Today was my 40-year Anniversary of traveling through the mountains and foothills of being the victim of a Violent Crime and receiving a head injury from that crime. Forty years ago I was nine years old a joyous child rushing to school on a morning that I was running late. I was in 4th grade and school had just started, I was proudly wearing my brand new saddle shoes cream colored with a blue saddle, I had all new clothes, and it was the beginning of a new year of school. I’ll never forget how much I loved shool. My friends had come to walk with me and Mom sent them on without me. I was a night owl and I always overslept, still do. Some things never change.
Mom yelled as I ran out of the house, “Don’t take the short cut!” I yelled back, “I won’t.” I rarely listened to anyone telling me what to do, I was independent to a fault but that willfulness was just what I needed for the journey lay ahead. I walked briskly up Market Street, through the back of Beebe Hospital, over the parking lot, and on to the short cut, a little mound with a tree, a small path and a marsh on one side and just a few steps away a parking lot and onto Savannah Road just blocks from school. I never even get to step on the path that day, at the small hill near the tree, I was surprised to see young man of 18 standing, waiting for me. He asked me a question, I stood so still I couldn’t move, he rushed up to me and put a rope around my neck and I don’t remember the awful beating I took, I do recall in great detail begging him to let me go. Even offering him my lunch money, he never let me go but somehow I escaped. I don’t remember it but I told my Aunt when the Fire Company found me that evening at 6:00 pm, that I had gotten away and ran deeper into the marsh, I tripped and fell, that’s where I laid very still as I heard him walking around me.
I had been beaten, punched and kicked; to within an inch of my life, my head three times bigger than it should have been a bloody mass of bruises and a line around my neck from where I had been strangled. I lay in that marsh all day, I had escaped I ran when he took his belt off I was told. I had escaped being sexually assaulted and murdered. I was taken to the hospital a parking lot away. I was unconscious, I had a broken jaw, a broken nose, a broken cheek, and I was on the verge of death and oddly enough, I remember one day out of the three while at Beebe Hospital where many people from my town came to visit. I was talking, sitting up and laughing. The next thing I know I am laying on a cold mattress; it had water running through it and I had was struggling to get away from it. The nurses would pull from the sides of my metal crib and put a sheet on me. I was freezing but in actuality I was burning up, I had an infection in my jaw and I had a reaction to the seizure medications they gave me to stop the uncontrollable seizures.
I was in Wilmington Hospital for 2 months, I recall maybe a month of that stay. I had a traumatic brain injury, I could not talk, walk, point, feed myself, or hold myself up, and my wrists had dropped. This was the first time that I saw very ill children, there was Betsy, Meika, Keith, and so many others that I can’t remember and I wish I could. They too were either on the brink of death or on their way to recovery. This is the first time in my little life that I looked out over a cemetery and thought, “I will be in that cemetery one day” in fact I thought that’s why they put me in that bedroom over looking it. This was the first time I experience real pain and the first time I began to get a small glimpse of what I had lost and what I had to regain. I did not get the big picture as my family did. I didn’t know I had almost died several times and it is miraculous that I am able to walk, talk, write, work or any of the many things I can do that no one thought I ever would have a chance to if I actually lived.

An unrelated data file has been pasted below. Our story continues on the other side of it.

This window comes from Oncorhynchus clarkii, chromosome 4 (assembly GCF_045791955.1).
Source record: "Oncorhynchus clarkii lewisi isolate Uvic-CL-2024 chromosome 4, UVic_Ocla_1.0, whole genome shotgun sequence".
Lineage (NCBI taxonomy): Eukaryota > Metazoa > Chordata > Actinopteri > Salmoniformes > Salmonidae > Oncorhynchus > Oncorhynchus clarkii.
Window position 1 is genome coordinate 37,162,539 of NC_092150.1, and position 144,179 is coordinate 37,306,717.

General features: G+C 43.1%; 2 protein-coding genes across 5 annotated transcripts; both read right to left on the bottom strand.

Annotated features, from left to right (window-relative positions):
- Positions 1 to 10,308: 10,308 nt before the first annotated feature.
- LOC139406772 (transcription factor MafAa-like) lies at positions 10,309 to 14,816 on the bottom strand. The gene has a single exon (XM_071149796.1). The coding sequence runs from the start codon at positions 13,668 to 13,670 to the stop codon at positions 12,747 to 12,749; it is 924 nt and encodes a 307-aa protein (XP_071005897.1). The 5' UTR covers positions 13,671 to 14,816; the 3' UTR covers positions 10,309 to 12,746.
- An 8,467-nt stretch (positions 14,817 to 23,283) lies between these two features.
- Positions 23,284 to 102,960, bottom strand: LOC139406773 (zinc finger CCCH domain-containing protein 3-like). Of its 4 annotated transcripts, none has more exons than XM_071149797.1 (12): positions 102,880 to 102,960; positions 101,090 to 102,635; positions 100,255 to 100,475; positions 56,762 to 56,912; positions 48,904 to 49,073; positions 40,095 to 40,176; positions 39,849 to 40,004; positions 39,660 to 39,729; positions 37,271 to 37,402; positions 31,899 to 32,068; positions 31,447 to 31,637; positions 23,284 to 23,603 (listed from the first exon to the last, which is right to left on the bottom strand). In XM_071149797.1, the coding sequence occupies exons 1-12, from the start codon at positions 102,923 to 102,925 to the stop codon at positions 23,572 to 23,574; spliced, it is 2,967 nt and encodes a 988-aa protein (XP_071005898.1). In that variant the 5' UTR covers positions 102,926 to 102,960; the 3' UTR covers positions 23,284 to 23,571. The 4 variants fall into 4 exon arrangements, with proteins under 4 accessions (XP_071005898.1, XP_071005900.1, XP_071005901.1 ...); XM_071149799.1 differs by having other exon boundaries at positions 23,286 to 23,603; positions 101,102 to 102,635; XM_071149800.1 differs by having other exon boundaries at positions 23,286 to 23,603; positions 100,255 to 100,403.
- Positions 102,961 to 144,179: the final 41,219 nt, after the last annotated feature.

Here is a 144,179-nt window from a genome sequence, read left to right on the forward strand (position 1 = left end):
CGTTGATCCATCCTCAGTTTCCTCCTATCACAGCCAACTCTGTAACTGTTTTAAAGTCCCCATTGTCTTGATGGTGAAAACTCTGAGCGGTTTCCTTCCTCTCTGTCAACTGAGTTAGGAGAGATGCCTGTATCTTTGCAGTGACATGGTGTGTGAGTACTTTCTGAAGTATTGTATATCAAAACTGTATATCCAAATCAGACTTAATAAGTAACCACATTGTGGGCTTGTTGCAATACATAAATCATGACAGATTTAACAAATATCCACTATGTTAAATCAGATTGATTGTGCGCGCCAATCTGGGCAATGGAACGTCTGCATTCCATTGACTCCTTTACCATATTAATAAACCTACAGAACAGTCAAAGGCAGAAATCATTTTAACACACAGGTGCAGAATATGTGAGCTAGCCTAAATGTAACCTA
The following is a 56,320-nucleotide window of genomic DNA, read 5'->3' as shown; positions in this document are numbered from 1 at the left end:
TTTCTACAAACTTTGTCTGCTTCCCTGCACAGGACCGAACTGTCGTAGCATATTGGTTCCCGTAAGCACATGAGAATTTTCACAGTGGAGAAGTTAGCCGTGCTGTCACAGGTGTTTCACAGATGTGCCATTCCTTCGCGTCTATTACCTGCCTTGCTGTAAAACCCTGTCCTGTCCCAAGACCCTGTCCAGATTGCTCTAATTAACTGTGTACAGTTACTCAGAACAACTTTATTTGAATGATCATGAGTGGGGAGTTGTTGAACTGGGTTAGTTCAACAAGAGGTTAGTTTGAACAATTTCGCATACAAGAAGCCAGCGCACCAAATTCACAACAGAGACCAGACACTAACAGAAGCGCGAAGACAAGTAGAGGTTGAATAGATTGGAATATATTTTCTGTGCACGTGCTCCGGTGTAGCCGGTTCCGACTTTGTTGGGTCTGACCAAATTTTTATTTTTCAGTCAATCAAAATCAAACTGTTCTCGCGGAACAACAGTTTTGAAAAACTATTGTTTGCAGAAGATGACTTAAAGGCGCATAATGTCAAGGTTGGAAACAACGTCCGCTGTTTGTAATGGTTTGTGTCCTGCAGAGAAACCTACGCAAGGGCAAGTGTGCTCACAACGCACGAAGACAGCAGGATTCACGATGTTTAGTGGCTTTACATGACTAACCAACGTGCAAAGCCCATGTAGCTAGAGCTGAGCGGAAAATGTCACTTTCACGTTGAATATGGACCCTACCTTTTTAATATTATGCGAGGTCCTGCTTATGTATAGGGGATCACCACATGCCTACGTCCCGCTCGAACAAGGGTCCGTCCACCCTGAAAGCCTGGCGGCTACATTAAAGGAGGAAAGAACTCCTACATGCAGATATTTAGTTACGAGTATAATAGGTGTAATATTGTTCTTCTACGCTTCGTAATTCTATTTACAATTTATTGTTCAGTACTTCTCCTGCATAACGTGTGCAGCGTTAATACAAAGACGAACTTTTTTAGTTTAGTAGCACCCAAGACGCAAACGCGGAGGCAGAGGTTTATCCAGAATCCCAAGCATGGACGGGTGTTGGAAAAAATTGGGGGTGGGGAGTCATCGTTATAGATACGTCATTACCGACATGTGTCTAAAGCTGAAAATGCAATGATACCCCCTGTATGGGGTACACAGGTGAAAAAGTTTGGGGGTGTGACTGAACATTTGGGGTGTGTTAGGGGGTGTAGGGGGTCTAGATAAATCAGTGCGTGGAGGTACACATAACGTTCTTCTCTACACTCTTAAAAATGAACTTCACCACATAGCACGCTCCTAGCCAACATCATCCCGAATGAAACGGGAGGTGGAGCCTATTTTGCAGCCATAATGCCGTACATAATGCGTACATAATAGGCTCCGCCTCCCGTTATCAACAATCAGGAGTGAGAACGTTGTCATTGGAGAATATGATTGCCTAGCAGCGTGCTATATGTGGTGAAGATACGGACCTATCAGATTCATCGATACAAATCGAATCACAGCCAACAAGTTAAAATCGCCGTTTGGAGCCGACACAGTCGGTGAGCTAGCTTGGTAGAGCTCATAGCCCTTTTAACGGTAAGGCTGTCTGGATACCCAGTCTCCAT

That day my life was ripped away from me and not just me, my family’s life too. The trauma of that day lives with us so vividly that this morning I called my Aunt Mickey and she said, ” I was thinking of you today.” I asked,” Why?”” and she said, “Today is the day that you were hurt.” I knew that too and I said, “I didn’t think you remembered.” She laughingly said, “Well I don’t send you a card.” I said,” I didn’t realize you thought about it.” She said,” Every year I get a little agitated or uncomfortable and then it occurs to me what day it is.” You see most of my family don’t talk about it, I talk about it for my own sanity and to help others understand violence and head injuries and hopefully I inspire others. We have never sat down and actually talked about what it was/is like for us, we talk about what others did, how other family members felt but there are only a few of us that can actually just open up about how it really affected us.
After Forty years, it is still too difficult for some of us to acknowledge that it happened. It is too sad to think about or it is still something we haven’t come to terms with. That is sad to me and yet it so very relevant to this story because the reason I write tonight or ever about this topic is because I will never forget and we should never forget or we become encumbered with things we need to learn from these kinds of experiences. I have learned many wonderful lessons one is that I can be more than what happens to me and I am not weak because I was a victim of a violent crime, I am all the stronger for having survived so well afterward.
*** Some of the pictures on this site are from Block House Pond the Park that was a marsh in 1973. I walked in a happy child striding to fourth grade and I was carried out ten hours later a child almost dead.*******